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Genetic Linkage

DNA Testing to Reunite Separated Families—What We Learned from the Grandmothers of Argentina

The idea to use DNA testing to reunite families separated at US borders due to the Trump administration’s “zero tolerance” policy arose quickly. But confusion ensued when early media reports didn’t distinguish the types of tests, which have different implications for privacy.

On June 21, in response to the heart-wrenching separation stories pervading the media, California Representative Jackie Speier first floated the idea of direct-to-consumer (DTC) genetic testing companies like 23andMe donating kits. Nice idea or outrageous, depending on one’s viewpoint.

Either way, the heavily-advertised 23andMe testing kits aren’t valuable for reuniting families, because they don’t catalog the statistically powerful short tandem repeats (STRs) that the FBI and immigration authorities rely on to identify individuals. Desperate, distraught parents and crying, terrified kids — or children traumatized into eerie silence — aren’t going to find each other from cheek swabs at the border revealing visible traits, disease risks, earwax consistency, or whether cilantro tastes foul or yummy.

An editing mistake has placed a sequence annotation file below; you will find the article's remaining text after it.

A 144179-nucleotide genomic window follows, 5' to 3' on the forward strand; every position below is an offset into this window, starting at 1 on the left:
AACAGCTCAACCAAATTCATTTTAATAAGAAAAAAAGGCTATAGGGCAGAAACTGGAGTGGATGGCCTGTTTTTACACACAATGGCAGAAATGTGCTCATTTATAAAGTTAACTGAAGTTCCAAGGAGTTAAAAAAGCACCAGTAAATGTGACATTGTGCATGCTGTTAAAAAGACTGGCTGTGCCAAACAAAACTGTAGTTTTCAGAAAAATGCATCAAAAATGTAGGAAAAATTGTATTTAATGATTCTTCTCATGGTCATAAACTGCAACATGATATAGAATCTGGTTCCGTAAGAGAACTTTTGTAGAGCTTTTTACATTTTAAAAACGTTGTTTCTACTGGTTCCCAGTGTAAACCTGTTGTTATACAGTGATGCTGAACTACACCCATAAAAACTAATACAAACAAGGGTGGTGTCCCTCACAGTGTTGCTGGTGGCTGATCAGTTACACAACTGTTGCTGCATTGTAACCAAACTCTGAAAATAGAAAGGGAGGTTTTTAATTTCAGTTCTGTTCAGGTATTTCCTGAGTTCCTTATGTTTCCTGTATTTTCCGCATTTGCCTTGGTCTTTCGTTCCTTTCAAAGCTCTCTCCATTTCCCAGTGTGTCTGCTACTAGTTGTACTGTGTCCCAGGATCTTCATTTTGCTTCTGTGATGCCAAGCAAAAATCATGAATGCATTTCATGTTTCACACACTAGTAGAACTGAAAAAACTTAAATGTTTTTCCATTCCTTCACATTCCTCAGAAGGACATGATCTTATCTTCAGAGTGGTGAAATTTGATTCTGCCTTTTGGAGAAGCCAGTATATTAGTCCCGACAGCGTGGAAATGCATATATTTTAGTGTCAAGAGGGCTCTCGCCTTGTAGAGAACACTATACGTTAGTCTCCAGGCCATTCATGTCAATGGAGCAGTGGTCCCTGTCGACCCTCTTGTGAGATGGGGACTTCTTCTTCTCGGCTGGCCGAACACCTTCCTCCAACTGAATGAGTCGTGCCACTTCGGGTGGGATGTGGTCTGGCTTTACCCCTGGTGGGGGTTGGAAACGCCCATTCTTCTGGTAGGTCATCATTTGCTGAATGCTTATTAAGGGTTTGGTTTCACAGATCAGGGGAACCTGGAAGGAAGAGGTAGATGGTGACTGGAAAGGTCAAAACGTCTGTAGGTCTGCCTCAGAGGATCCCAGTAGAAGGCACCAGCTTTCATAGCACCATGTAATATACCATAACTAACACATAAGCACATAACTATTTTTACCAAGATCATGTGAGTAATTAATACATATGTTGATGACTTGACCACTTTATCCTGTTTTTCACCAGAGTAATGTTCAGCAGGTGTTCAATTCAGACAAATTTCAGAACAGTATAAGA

But testing DNA to reunite relatives has worked before, although under wildly different circumstances. A precedent is the Grandmothers of the Plaza de Mayos project. It began in 1977, a year into the eight-year “Dirty War” when the Argentinean military and police abducted at least 210 “niños desaparecidos,” selling them or giving them away. The Grandmothers project built cases using conventional evidence, such as documents, to attempt to reunite kidnapped children with relatives. Why grandmothers? Because so many mothers had been murdered.

But the evidence wasn’t enough.

So in 1984, the American Association for the Advancement of Science sent a team of geneticists to Buenos Aires to assist the Grandmother project, including Mary-Claire King, not yet famous for discovering the BRCA breast cancer genes.

To continue reading go to Genetic Literacy Project, where this post first appeared.
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